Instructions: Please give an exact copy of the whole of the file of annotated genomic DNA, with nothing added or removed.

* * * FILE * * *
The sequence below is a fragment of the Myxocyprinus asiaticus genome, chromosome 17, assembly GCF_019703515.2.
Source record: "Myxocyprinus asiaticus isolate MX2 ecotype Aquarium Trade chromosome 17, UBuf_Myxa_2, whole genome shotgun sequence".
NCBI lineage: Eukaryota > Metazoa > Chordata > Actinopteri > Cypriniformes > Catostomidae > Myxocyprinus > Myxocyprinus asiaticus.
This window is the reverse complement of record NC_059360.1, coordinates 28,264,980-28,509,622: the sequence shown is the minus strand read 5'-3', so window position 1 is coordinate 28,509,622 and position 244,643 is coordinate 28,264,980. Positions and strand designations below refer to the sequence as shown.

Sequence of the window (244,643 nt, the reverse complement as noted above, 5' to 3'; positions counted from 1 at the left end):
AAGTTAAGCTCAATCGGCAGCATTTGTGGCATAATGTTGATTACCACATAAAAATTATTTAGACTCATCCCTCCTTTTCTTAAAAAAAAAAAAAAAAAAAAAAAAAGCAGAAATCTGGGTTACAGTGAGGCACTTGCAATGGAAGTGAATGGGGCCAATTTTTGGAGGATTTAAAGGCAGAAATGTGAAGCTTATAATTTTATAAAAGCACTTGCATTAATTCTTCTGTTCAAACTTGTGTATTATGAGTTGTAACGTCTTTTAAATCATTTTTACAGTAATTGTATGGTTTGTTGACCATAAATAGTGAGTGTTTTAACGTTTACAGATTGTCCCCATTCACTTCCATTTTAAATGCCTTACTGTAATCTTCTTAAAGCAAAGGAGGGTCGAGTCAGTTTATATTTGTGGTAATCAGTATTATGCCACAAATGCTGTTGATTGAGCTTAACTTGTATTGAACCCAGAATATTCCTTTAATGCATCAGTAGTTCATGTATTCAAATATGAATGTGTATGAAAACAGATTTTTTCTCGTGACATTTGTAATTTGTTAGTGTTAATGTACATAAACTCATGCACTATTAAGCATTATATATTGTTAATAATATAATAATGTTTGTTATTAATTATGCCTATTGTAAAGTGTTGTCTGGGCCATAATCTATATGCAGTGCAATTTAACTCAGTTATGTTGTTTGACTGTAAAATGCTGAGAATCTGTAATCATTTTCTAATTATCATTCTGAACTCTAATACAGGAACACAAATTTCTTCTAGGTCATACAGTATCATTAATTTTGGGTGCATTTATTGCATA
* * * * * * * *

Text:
The sequence below is a fragment of the Myxocyprinus asiaticus genome, chromosome 17, assembly GCF_019703515.2.
Source record: "Myxocyprinus asiaticus isolate MX2 ecotype Aquarium Trade chromosome 17, UBuf_Myxa_2, whole genome shotgun sequence".
NCBI lineage: Eukaryota > Metazoa > Chordata > Actinopteri > Cypriniformes > Catostomidae > Myxocyprinus > Myxocyprinus asiaticus.
This window is the reverse complement of record NC_059360.1, coordinates 28,264,980-28,509,622: the sequence shown is the minus strand read 5'-3', so window position 1 is coordinate 28,509,622 and position 244,643 is coordinate 28,264,980. Positions and strand designations below refer to the sequence as shown.

Sequence of the window (244,643 nt, the reverse complement as noted above, 5' to 3'; positions counted from 1 at the left end):
AAGTTAAGCTCAATCGGCAGCATTTGTGGCATAATGTTGATTACCACATAAAAATTATTTAGACTCATCCCTCCTTTTCTTAAAAAAAAAAAAAAAAAAAAAAAAAGCAGAAATCTGGGTTACAGTGAGGCACTTGCAATGGAAGTGAATGGGGCCAATTTTTGGAGGATTTAAAGGCAGAAATGTGAAGCTTATAATTTTATAAAAGCACTTGCATTAATTCTTCTGTTCAAACTTGTGTATTATGAGTTGTAACGTCTTTTAAATCATTTTTACAGTAATTGTATGGTTTGTTGACCATAAATAGTGAGTGTTTTAACGTTTACAGATTGTCCCCATTCACTTCCATTTTAAATGCCTTACTGTAATCTTCTTAAAGCAAAGGAGGGTCGAGTCAGTTTATATTTGTGGTAATCAGTATTATGCCACAAATGCTGTTGATTGAGCTTAACTTGTATTGAACCCAGAATATTCCTTTAATGCATCAGTAGTTCATGTATTCAAATATGAATGTGTATGAAAACAGATTTTTTCTCGTGACATTTGTAATTTGTTAGTGTTAATGTACATAAACTCATGCACTATTAAGCATTATATATTGTTAATAATATAATAATGTTTGTTATTAATTATGCCTATTGTAAAGTGTTGTCTGGGCCATAATCTATATGCAGTGCAATTTAACTCAGTTATGTTGTTTGACTGTAAAATGCTGAGAATCTGTAATCATTTTCTAATTATCATTCTGAACTCTAATACAGGAACACAAATTTCTTCTAGGTCATACAGTATCATTAATTTTGGGTGCATTTATTGCATA